Most golfers understand what local golf courses have been up against this spring. Occasionally, as operators, we will run into that individual who appears to have been living in a vacuum for the past few months. It’s always amazing when that individual will complain about roughs being too long or dandelions being in full bloom. Or, maybe the greens are too slow and the bunkers are lousy.
The fact of the matter is that up until a couple of weeks ago, courses in this part of the country were still having 4-5 frost delays each week. We have lost 3-4 days each week due to rainy conditions that impact our ability to mow grass and spray herbicides. Not to mention when we get 1-3 inch rains, water stands in the bunkers and it takes a day or two to dry out in order to mow grass.
The cool, wet conditions promote lots of plant growth. Factor in a couple of occasional days when the temperature is actually above 70 degrees and then everything explodes from a growth standpoint. The normal high this time of the year is in the mid-sixties. We are in that weather pattern when it seems like it’s always 15 degrees above or below normal.
“There is an old saying: If a man comes home with sand in his cuffs and cockleburs in his pants, don’t ask what he shot.” – Sam Snead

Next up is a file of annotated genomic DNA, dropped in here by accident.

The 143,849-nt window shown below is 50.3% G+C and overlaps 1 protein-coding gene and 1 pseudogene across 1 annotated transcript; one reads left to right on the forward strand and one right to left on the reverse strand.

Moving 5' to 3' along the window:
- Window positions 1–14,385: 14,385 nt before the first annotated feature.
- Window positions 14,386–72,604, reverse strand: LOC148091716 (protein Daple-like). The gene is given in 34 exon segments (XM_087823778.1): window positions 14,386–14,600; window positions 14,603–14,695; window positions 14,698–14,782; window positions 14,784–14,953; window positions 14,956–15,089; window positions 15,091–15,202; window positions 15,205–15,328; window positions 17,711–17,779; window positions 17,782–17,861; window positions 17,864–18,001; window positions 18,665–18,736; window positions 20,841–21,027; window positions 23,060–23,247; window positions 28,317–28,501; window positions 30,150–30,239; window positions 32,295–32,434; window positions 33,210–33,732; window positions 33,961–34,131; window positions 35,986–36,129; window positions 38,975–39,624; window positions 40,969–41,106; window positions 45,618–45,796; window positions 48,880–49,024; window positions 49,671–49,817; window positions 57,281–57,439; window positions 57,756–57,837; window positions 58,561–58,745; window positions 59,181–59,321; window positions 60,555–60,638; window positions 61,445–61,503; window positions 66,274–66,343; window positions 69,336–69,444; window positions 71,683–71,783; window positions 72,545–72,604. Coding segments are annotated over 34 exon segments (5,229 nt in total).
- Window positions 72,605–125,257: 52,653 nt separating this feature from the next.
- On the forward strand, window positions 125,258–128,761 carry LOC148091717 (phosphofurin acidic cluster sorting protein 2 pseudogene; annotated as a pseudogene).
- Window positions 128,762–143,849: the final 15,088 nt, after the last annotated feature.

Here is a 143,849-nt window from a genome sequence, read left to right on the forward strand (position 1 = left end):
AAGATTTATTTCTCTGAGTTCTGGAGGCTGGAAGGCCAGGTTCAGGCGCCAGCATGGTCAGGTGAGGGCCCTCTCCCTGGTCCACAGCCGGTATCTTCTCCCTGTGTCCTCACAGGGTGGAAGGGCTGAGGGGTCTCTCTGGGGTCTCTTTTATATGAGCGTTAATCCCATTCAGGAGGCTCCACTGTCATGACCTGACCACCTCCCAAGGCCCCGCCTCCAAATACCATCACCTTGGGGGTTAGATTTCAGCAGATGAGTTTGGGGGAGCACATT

There is one other component that every golf course deals with this time of the year. While most have their full-time maintenance crews on board, washouts cause the superintendent to send people home because there is nothing that can be done on the course. Ground conditions don’t allow for the heavy machines to be on the course without doing damage. Hourly workers see their paychecks reduced because of this. Some quit and find other employment that is not affected by the weather. It can be a revolving door for many superintendents until the college kids get home in mid-May.
Those of us, who pay the bills at our courses, scramble to balance the budgets when revenues are down due to inclement weather. Hey, what do you do with your household budget when your paycheck gets impacted? You spend less. In addition, real estate taxes are due in Indiana in early May. Every golf course in the area cringes when that property tax bill comes, especially in a spring like this one.
What’s the point of all of this? Golf has been in a tough place for the past decade. Owners and operators of golf courses did not need a spring like 2013. So, cut your local course some slack for a few weeks. Give them a chance to do what they know needs to be done. Your local pro and superintendent are not oblivious to what is out there on the golf course. The sight of anything out of the norm is killing them far more than it is you.
The bottom line is that after a couple of weeks of good weather, area golf courses will probably be in the best shape they have been in for a long time. The grass will be green and lush. Players are itching to get out and play in warm, dry weather. Everybody’s disposition will improve!
“Golf is deceptively simple and endlessly complicated; It satisfies the soul and frustrates the intellect. It is at the same time rewarding and maddening- and it is without a doubt the greatest game mankind has ever invented.” – Arnold Palmer